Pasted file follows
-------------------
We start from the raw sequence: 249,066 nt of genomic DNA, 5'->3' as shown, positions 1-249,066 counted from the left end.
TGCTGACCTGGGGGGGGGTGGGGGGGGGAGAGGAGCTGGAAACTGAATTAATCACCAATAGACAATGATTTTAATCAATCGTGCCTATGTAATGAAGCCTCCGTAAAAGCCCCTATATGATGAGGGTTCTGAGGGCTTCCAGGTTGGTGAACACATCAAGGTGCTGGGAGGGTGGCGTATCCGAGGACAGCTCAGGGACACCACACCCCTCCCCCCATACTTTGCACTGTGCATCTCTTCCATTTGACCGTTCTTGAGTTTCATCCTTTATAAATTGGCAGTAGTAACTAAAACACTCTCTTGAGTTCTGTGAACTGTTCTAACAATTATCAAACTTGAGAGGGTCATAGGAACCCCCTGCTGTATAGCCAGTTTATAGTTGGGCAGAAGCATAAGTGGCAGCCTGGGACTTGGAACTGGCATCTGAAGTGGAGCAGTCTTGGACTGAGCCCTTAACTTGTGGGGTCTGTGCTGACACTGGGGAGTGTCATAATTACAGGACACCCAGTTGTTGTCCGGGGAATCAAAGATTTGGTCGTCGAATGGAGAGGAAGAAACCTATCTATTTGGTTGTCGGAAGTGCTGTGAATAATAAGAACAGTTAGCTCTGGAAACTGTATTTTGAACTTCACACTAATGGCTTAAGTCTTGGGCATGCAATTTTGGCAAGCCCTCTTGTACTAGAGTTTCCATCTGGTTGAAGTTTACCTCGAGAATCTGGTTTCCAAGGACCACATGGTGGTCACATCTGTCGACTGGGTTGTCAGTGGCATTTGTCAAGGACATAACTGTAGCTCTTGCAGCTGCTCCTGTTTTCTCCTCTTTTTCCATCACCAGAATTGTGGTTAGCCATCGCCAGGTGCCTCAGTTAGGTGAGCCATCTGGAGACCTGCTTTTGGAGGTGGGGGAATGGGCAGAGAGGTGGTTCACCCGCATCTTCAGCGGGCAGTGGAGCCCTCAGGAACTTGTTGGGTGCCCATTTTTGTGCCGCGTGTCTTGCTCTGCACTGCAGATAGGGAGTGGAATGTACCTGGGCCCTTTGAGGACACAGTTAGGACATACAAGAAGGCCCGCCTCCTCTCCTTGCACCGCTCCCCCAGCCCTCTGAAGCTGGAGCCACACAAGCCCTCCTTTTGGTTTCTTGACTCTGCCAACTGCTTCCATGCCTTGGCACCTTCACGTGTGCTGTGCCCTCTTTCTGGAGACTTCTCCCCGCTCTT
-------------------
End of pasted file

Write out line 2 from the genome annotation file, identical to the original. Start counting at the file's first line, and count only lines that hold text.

TGCTGACCTGGGGGGGGGTGGGGGGGGGAGAGGAGCTGGAAACTGAATTAATCACCAATAGACAATGATTTTAATCAATCGTGCCTATGTAATGAAGCCTCCGTAAAAGCCCCTATATGATGAGGGTTCTGAGGGCTTCCAGGTTGGTGAACACATCAAGGTGCTGGGAGGGTGGCGTATCCGAGGACAGCTCAGGGACACCACACCCCTCCCCCCATACTTTGCACTGTGCATCTCTTCCATTTGACCGTTCTTGAGTTTCATCCTTTATAAATTGGCAGTAGTAACTAAAACACTCTCTTGAGTTCTGTGAACTGTTCTAACAATTATCAAACTTGAGAGGGTCATAGGAACCCCCTGCTGTATAGCCAGTTTATAGTTGGGCAGAAGCATAAGTGGCAGCCTGGGACTTGGAACTGGCATCTGAAGTGGAGCAGTCTTGGACTGAGCCCTTAACTTGTGGGGTCTGTGCTGACACTGGGGAGTGTCATAATTACAGGACACCCAGTTGTTGTCCGGGGAATCAAAGATTTGGTCGTCGAATGGAGAGGAAGAAACCTATCTATTTGGTTGTCGGAAGTGCTGTGAATAATAAGAACAGTTAGCTCTGGAAACTGTATTTTGAACTTCACACTAATGGCTTAAGTCTTGGGCATGCAATTTTGGCAAGCCCTCTTGTACTAGAGTTTCCATCTGGTTGAAGTTTACCTCGAGAATCTGGTTTCCAAGGACCACATGGTGGTCACATCTGTCGACTGGGTTGTCAGTGGCATTTGTCAAGGACATAACTGTAGCTCTTGCAGCTGCTCCTGTTTTCTCCTCTTTTTCCATCACCAGAATTGTGGTTAGCCATCGCCAGGTGCCTCAGTTAGGTGAGCCATCTGGAGACCTGCTTTTGGAGGTGGGGGAATGGGCAGAGAGGTGGTTCACCCGCATCTTCAGCGGGCAGTGGAGCCCTCAGGAACTTGTTGGGTGCCCATTTTTGTGCCGCGTGTCTTGCTCTGCACTGCAGATAGGGAGTGGAATGTACCTGGGCCCTTTGAGGACACAGTTAGGACATACAAGAAGGCCCGCCTCCTCTCCTTGCACCGCTCCCCCAGCCCTCTGAAGCTGGAGCCACACAAGCCCTCCTTTTGGTTTCTTGACTCTGCCAACTGCTTCCATGCCTTGGCACCTTCACGTGTGCTGTGCCCTCTTTCTGGAGACTTCTCCCCGCTCTT